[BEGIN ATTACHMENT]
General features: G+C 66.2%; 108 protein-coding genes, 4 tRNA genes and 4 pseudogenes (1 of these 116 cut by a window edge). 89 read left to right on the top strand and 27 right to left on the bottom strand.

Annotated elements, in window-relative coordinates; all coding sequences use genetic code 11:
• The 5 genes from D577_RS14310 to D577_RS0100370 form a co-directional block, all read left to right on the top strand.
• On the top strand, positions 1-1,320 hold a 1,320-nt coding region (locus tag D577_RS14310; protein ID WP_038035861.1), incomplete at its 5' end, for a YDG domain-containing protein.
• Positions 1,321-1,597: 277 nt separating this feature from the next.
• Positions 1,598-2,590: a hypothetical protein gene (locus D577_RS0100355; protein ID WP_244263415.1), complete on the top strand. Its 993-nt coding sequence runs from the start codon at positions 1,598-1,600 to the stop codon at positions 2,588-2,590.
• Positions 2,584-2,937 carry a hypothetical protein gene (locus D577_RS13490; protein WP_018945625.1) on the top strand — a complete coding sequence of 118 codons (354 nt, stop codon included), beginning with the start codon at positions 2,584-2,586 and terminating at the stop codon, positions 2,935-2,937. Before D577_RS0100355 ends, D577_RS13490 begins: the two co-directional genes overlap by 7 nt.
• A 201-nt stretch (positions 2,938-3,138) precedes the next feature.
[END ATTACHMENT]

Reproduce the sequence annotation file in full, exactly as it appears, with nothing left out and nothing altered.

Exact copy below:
General features: G+C 66.2%; 108 protein-coding genes, 4 tRNA genes and 4 pseudogenes (1 of these 116 cut by a window edge). 89 read left to right on the top strand and 27 right to left on the bottom strand.

Annotated elements, in window-relative coordinates; all coding sequences use genetic code 11:
• The 5 genes from D577_RS14310 to D577_RS0100370 form a co-directional block, all read left to right on the top strand.
• On the top strand, positions 1-1,320 hold a 1,320-nt coding region (locus tag D577_RS14310; protein ID WP_038035861.1), incomplete at its 5' end, for a YDG domain-containing protein.
• Positions 1,321-1,597: 277 nt separating this feature from the next.
• Positions 1,598-2,590: a hypothetical protein gene (locus D577_RS0100355; protein ID WP_244263415.1), complete on the top strand. Its 993-nt coding sequence runs from the start codon at positions 1,598-1,600 to the stop codon at positions 2,588-2,590.
• Positions 2,584-2,937 carry a hypothetical protein gene (locus D577_RS13490; protein WP_018945625.1) on the top strand — a complete coding sequence of 118 codons (354 nt, stop codon included), beginning with the start codon at positions 2,584-2,586 and terminating at the stop codon, positions 2,935-2,937. Before D577_RS0100355 ends, D577_RS13490 begins: the two co-directional genes overlap by 7 nt.
• A 201-nt stretch (positions 2,938-3,138) precedes the next feature.